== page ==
Chester & Rodney – Swim Like a Fish
Now that the nice weather is (hopefully) approaching, it’s time to start thinking about fun outdoor activities that you and Fido can enjoy together. If swimming is on your list, it’s important to keep some safety tips in mind. Some of these depend on the body of water in which you will be swimming. Here are a few things to look for, keep in mind that there are many others.
If in a pool
- Ensure the pool has steps that extend into in, not just a ladder. Most dogs do not know how to use a ladder to get out of a pool.
- Show your dog how to get to the steps. From his vantage point swimming, he will not be able to see them.
In a lake
- These can be full of fishing hooks which can stab Fido or fishing lines in which he can get tangled.
- Check that there are no snapping turtles, alligators, or anything else that could see Fido as a snack.
At the beach
- The best swimming beaches for a dog are those that are somewhat protected. You don’t want Fido to get caught by an undercurrent or riptide.
- Watch for jellyfish that frequent certain beaches.
In a river
- As at the beach, watch for currents.
- Fish hooks and fishing lines are also potential hazards.
For more safety, you can always buy your dog a safety vest. Most of them come with handles on the back so you can grab on to your dog and lead them out or, in the case of small dogs, lift them out of the water.
No matter when you take your dog swimming, water intoxication can be a problem. When dogs consume excess water in a short period of time, they can develop hyponatremia, a condition marked by drastically low levels of sodium in the blood. This causes the cells to take on excess water and swell, which can lead to dangerous and potentially-fatal brain damage.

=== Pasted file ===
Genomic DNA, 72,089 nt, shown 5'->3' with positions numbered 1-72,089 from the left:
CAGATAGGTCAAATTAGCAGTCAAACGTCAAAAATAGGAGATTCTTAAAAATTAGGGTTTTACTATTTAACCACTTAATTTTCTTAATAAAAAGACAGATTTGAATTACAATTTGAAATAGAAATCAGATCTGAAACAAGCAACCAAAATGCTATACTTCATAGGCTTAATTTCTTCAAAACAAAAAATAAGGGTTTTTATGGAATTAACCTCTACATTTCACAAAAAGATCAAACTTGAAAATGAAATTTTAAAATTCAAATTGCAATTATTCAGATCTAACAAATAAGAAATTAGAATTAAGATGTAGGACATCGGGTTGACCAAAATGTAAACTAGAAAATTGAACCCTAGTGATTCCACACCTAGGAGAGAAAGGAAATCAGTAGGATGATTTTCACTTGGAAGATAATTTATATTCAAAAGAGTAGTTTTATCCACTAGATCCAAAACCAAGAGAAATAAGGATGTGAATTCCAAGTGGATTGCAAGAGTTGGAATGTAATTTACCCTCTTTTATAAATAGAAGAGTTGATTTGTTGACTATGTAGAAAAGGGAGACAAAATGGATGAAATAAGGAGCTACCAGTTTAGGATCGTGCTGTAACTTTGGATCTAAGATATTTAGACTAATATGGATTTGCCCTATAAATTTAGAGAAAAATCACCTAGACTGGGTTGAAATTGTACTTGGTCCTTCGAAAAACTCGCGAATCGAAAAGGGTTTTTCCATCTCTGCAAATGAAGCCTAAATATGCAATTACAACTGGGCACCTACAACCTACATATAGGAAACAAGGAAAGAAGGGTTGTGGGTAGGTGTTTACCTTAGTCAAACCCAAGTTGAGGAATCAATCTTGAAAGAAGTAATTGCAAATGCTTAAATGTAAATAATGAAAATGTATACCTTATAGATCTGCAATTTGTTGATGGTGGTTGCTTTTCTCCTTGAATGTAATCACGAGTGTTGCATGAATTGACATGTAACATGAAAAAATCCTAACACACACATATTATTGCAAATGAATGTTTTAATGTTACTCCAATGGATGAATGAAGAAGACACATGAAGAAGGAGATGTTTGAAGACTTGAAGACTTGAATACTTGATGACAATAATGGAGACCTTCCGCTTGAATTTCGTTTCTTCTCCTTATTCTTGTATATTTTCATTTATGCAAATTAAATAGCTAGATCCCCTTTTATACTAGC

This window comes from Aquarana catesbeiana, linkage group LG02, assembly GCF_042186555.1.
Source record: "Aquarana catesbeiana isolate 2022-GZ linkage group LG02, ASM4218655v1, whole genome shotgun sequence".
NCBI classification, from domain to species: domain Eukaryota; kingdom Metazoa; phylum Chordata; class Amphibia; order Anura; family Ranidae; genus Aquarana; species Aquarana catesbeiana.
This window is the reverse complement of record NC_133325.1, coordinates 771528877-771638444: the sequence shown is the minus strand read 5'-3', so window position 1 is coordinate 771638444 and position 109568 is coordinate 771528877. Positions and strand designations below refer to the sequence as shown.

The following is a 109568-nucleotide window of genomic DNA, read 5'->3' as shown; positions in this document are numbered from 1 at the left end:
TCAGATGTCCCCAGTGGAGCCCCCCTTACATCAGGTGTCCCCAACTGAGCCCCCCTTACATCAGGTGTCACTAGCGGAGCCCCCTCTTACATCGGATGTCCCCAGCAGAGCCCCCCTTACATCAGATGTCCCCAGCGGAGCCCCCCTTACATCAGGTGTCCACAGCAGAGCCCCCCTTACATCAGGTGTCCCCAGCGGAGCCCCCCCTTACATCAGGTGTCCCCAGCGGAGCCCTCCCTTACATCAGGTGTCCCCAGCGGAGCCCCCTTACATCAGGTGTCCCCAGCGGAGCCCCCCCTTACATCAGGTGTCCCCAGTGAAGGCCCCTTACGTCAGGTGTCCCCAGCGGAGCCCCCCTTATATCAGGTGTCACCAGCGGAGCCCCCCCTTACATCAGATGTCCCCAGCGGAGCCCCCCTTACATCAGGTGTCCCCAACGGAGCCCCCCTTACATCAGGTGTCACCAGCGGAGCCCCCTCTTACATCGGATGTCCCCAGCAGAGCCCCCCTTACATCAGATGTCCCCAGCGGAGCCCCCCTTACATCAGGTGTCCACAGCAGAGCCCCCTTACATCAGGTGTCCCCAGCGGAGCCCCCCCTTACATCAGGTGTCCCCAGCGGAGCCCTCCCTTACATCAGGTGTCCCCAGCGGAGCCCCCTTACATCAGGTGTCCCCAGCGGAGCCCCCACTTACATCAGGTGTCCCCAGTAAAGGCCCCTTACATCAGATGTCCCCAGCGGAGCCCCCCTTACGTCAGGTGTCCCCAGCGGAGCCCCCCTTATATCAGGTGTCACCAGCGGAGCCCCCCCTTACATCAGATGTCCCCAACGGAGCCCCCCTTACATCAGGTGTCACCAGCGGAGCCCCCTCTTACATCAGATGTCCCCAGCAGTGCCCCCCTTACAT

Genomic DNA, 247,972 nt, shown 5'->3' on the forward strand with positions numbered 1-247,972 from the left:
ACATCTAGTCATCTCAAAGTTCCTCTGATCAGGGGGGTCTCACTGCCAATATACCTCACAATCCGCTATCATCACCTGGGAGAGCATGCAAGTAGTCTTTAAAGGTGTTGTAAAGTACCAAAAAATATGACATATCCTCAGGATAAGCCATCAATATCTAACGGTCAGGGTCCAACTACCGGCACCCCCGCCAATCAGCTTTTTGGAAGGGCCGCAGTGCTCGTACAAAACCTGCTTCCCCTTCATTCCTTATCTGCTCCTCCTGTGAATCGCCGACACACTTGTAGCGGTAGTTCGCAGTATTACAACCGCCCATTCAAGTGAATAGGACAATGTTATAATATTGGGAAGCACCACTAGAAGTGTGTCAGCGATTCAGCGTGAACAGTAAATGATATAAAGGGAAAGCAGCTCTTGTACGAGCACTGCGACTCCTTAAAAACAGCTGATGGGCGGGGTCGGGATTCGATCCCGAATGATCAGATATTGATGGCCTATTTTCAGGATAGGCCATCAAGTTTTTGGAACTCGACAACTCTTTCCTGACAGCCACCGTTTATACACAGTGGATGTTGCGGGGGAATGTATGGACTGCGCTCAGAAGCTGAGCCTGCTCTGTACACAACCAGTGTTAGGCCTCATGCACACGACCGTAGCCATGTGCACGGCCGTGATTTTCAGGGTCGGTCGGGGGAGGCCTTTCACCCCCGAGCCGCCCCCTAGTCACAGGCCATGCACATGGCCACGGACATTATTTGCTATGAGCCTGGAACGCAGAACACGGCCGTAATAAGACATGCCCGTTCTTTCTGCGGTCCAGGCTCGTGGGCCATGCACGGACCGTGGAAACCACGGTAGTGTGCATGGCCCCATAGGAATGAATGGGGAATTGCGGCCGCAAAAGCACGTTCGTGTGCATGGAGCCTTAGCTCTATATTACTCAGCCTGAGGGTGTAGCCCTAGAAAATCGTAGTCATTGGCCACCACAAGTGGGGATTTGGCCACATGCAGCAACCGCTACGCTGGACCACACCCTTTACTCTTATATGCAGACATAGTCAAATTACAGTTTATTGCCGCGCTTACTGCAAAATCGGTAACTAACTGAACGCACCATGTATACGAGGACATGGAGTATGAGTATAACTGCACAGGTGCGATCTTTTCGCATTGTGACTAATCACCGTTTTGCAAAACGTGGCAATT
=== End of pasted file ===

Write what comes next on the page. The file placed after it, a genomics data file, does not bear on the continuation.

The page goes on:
Another condition bears mentioning that can affect dogs and is more prevalent in certain breeds, namely working and hunting breeds. The breeds in which this condition is mostly seen include Retrievers, American Water Spaniels, Basset Hounds, Beagles, Brittany Spaniels, English Pointers, English Setters, Foxhounds, German Shorthaired Pointers, Irish Setters, Springer Spaniels, and Vizslas. One of my Golden Retrievers experienced this and it is unsettling, especially if you are unfamiliar with the syndrome.
It is called Acute Caudal Myopathy and is also known as Limber Tail Syndrome, Dead Tail or Cold Tail and others. It results from excessive use of the tail, which causes trauma to the vertebrae of the tail and/or surrounding muscles and ligaments. The affected tail will hang down limply or extend out a few inches and then hang down. The dog will not be able to move it, so there will be no tail wagging. Thankfully, this condition usually resolves itself within a few days to a week. However, it is disconcerting for most owners to have Fido greet them at the door, all but expressionless.
And remember, no matter where your dog enjoys to go swimming, always supervise him and be prepared to get into the water to help him out, should the need arise.